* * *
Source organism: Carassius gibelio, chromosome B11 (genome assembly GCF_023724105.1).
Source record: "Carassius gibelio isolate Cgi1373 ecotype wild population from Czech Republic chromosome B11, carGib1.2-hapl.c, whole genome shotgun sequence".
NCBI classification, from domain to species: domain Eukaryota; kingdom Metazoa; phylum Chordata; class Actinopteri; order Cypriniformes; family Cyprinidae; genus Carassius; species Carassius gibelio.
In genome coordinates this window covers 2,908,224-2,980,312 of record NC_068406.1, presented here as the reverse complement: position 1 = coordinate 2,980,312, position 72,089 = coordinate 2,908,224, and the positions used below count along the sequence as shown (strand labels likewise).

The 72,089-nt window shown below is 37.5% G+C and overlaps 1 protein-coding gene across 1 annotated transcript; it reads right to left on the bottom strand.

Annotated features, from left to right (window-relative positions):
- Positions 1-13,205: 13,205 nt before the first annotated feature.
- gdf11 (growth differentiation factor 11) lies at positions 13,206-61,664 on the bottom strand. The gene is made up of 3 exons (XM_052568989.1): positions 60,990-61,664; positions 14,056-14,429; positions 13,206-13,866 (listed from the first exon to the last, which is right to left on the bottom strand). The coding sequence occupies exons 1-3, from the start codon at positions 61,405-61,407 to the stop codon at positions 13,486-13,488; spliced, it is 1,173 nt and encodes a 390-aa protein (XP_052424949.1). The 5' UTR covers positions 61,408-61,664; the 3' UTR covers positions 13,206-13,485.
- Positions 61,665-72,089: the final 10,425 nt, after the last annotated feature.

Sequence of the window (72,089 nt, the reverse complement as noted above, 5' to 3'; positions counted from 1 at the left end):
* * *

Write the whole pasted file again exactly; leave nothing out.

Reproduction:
Source organism: Carassius gibelio, chromosome B11 (genome assembly GCF_023724105.1).
Source record: "Carassius gibelio isolate Cgi1373 ecotype wild population from Czech Republic chromosome B11, carGib1.2-hapl.c, whole genome shotgun sequence".
NCBI classification, from domain to species: domain Eukaryota; kingdom Metazoa; phylum Chordata; class Actinopteri; order Cypriniformes; family Cyprinidae; genus Carassius; species Carassius gibelio.
In genome coordinates this window covers 2,908,224-2,980,312 of record NC_068406.1, presented here as the reverse complement: position 1 = coordinate 2,980,312, position 72,089 = coordinate 2,908,224, and the positions used below count along the sequence as shown (strand labels likewise).

The 72,089-nt window shown below is 37.5% G+C and overlaps 1 protein-coding gene across 1 annotated transcript; it reads right to left on the bottom strand.

Annotated features, from left to right (window-relative positions):
- Positions 1-13,205: 13,205 nt before the first annotated feature.
- gdf11 (growth differentiation factor 11) lies at positions 13,206-61,664 on the bottom strand. The gene is made up of 3 exons (XM_052568989.1): positions 60,990-61,664; positions 14,056-14,429; positions 13,206-13,866 (listed from the first exon to the last, which is right to left on the bottom strand). The coding sequence occupies exons 1-3, from the start codon at positions 61,405-61,407 to the stop codon at positions 13,486-13,488; spliced, it is 1,173 nt and encodes a 390-aa protein (XP_052424949.1). The 5' UTR covers positions 61,408-61,664; the 3' UTR covers positions 13,206-13,485.
- Positions 61,665-72,089: the final 10,425 nt, after the last annotated feature.

Sequence of the window (72,089 nt, the reverse complement as noted above, 5' to 3'; positions counted from 1 at the left end):